ANYA: Mamma! Are you crying, mamma? My dear, good, sweet mamma! Darling, I love you! I bless you! The cherry orchard is sold; it’s gone; it’s quite true, it’s quite true. But don’t cry, mamma, you’ve still got life before you, you’ve still got your pure and lovely soul. Come with me, darling; come away from here. We’ll plant a new garden, still lovelier than this. You will see it and understand, and happiness, deep, tranquil happiness will sink down on your soul, like the sun at eventide, and you’ll smile, mamma. Come, darling, come with me!
LOPAKHIN: In the spring I sowed three thousand acres of poppy and I have cleared four thousand pounds net profit. […] So you see, I cleared four thousand pounds; and I wanted to lend you a bit because I’ve got it to spare. What’s the good of being stuck up? I’m a peasant… As man to man…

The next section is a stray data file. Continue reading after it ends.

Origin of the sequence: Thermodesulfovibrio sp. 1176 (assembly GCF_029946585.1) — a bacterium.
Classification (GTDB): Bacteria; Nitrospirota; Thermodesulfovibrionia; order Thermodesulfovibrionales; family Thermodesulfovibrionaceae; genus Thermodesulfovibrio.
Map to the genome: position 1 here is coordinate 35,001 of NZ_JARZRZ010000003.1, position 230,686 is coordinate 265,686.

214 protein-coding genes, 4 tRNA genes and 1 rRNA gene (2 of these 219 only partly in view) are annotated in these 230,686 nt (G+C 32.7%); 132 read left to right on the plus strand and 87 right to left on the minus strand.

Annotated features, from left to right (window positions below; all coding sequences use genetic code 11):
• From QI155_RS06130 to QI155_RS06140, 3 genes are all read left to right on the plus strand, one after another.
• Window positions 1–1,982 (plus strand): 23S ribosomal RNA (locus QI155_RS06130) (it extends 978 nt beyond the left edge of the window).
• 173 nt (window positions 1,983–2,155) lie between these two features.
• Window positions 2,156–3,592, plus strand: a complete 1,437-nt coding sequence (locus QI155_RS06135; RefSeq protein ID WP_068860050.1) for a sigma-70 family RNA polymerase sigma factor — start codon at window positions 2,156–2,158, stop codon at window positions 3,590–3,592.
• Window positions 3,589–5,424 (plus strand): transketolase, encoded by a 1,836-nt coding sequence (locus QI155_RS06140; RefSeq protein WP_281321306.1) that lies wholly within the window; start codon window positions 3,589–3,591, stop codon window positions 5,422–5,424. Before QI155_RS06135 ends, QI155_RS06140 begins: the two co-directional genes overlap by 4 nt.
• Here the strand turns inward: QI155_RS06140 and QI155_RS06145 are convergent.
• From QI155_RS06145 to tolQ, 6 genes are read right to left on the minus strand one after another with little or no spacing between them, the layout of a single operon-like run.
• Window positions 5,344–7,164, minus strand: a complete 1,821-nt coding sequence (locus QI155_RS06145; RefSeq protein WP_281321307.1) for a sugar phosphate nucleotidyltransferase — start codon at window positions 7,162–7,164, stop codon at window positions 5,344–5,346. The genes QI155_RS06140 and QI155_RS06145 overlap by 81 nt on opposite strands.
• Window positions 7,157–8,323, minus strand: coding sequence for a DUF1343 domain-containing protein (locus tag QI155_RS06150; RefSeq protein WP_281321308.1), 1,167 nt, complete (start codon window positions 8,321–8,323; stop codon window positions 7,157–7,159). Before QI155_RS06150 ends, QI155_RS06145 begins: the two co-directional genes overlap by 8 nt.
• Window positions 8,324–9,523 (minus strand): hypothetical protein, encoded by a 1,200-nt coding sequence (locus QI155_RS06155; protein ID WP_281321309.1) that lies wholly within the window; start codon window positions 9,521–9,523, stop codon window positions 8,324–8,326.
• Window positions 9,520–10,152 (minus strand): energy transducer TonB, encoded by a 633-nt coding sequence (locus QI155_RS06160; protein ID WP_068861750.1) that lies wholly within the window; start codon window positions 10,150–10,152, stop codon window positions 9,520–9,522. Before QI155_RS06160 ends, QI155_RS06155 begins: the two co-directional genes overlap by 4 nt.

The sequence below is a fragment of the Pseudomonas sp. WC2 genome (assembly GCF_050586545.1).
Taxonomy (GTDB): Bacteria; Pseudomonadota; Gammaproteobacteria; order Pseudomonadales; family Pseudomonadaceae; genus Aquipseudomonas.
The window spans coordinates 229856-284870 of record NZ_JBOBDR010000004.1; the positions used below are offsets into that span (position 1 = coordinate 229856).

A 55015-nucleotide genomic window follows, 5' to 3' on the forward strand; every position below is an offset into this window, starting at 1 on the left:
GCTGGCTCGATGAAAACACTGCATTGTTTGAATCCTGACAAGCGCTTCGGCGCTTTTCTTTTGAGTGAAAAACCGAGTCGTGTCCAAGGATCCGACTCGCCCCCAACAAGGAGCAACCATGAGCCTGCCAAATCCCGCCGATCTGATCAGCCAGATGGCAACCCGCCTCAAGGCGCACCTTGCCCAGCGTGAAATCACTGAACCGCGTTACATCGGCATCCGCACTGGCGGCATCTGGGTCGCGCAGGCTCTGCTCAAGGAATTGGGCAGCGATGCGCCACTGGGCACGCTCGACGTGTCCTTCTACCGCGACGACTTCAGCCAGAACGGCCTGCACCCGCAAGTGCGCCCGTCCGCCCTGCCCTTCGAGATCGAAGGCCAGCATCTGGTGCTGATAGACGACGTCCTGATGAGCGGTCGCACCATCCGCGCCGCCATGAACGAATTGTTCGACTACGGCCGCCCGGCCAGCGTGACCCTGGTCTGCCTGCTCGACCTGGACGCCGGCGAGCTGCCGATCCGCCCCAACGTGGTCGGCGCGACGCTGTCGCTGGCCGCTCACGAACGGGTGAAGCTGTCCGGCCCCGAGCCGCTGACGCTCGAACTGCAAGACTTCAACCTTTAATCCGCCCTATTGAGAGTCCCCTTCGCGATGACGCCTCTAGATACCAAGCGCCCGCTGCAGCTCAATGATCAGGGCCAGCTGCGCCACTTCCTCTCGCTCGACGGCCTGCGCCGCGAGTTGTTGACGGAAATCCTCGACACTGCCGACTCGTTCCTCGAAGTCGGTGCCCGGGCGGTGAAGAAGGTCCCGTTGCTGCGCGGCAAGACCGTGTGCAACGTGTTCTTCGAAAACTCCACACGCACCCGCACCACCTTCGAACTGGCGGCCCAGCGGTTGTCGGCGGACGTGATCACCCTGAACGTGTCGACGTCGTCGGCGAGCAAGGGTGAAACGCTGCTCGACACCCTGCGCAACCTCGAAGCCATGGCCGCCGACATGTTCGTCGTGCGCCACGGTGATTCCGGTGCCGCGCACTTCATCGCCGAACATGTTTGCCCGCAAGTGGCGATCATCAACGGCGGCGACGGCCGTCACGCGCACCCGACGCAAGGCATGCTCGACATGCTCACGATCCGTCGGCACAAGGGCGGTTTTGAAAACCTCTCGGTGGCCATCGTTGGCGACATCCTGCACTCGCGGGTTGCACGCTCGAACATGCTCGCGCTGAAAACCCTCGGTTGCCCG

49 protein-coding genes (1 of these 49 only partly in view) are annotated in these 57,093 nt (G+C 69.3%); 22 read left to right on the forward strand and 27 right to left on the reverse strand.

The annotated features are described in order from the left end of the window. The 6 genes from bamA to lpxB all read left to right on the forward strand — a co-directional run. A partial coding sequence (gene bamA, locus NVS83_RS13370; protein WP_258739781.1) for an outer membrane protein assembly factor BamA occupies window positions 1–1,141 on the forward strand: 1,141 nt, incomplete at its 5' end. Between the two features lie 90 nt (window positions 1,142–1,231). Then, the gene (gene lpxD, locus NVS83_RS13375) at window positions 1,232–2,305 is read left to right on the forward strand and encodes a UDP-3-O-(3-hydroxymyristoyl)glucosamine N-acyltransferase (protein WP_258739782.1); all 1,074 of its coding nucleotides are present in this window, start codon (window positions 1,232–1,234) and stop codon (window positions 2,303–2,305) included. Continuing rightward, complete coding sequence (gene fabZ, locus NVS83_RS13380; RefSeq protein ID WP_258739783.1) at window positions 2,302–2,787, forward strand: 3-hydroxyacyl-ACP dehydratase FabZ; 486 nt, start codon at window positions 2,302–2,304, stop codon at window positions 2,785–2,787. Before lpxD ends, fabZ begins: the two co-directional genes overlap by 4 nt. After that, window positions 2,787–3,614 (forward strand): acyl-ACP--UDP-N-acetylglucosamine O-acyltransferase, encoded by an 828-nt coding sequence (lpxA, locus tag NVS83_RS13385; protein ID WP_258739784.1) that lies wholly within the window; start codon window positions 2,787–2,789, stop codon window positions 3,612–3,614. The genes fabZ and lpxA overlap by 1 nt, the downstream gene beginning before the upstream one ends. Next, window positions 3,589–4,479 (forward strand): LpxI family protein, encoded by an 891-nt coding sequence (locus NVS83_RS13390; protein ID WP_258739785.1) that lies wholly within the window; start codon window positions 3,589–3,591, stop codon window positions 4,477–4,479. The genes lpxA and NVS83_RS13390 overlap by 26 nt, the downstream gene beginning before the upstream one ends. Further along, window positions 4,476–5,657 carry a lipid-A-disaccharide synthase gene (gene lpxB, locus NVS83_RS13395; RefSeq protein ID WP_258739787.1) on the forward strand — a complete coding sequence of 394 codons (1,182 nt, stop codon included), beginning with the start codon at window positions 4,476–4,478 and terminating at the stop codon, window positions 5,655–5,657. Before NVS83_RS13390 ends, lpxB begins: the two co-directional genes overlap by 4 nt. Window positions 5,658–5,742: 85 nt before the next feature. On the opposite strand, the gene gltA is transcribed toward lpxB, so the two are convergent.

TROPHIMOF: Your father was a peasant; mine was a chemist; it doesn’t prove anything. (LOPAKHIN takes out his pocket-book with paper money.) Shut up, shut up… If you offered me twenty thousand pounds I would not take it. I am a free man; nothing that you value so highly, all of you, rich and poor, has the smallest power over me; it’s like thistledown floating on the wind. I can do without you; I can go past you; I’m strong and proud. Mankind marches forward to the highest truth, to the highest happiness possible on earth, and I march in the foremost ranks.
LOPAKHIN: Will you get there?
TROPHIMOF: Yes. (A pause.) I will get there myself or I will show others the way.